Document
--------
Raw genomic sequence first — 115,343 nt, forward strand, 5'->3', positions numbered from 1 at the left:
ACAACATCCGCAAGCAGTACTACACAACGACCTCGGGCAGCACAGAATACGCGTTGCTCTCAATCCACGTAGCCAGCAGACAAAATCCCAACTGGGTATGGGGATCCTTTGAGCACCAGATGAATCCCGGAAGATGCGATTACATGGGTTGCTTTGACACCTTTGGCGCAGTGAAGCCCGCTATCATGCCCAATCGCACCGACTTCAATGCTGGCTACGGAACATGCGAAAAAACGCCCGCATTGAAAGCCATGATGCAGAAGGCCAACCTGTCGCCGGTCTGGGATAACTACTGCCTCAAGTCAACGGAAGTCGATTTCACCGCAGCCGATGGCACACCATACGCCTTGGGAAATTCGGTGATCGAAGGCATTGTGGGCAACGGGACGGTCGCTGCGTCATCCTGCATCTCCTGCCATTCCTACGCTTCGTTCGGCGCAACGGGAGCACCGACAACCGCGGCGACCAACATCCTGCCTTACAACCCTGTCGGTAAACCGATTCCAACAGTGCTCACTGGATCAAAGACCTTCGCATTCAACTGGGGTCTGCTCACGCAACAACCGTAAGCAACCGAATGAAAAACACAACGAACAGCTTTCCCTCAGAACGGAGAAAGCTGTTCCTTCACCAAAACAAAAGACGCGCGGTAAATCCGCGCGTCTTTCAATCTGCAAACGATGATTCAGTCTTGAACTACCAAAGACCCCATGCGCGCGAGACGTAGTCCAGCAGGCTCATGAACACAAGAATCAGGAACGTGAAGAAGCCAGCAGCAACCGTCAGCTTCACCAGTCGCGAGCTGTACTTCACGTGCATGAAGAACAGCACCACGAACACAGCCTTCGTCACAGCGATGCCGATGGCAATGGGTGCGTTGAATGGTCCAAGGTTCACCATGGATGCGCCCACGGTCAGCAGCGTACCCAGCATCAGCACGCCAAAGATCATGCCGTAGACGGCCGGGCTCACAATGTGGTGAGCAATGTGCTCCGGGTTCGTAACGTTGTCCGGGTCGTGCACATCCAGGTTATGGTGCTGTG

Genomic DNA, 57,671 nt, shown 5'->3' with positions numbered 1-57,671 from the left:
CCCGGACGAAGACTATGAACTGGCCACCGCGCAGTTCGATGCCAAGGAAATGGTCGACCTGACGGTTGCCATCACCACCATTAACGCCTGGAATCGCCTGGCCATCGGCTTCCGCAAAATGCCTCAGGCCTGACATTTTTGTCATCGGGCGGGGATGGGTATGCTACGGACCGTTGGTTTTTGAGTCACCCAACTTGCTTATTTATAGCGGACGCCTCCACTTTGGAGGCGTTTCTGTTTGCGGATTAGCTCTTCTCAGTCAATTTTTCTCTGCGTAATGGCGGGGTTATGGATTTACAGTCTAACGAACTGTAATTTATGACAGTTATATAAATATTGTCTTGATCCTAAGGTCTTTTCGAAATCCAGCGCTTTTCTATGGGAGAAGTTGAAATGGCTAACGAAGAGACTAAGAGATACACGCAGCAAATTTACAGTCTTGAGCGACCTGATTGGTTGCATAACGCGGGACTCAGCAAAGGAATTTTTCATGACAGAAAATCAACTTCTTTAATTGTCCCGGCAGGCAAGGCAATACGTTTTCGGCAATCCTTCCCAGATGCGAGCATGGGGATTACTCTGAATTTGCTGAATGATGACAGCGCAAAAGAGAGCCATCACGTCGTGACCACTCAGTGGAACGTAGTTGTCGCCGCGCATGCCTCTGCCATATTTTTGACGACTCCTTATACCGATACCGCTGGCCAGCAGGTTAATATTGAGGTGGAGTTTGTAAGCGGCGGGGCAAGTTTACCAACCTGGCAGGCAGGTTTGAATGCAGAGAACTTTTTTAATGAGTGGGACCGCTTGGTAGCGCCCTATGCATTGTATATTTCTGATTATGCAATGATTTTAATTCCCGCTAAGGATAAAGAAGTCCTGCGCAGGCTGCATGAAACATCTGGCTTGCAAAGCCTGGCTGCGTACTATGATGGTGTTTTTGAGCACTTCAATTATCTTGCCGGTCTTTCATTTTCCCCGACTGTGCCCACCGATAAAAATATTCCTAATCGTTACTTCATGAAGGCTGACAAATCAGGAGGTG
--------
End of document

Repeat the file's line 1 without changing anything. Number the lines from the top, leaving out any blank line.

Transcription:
Raw genomic sequence first — 115,343 nt, forward strand, 5'->3', positions numbered from 1 at the left: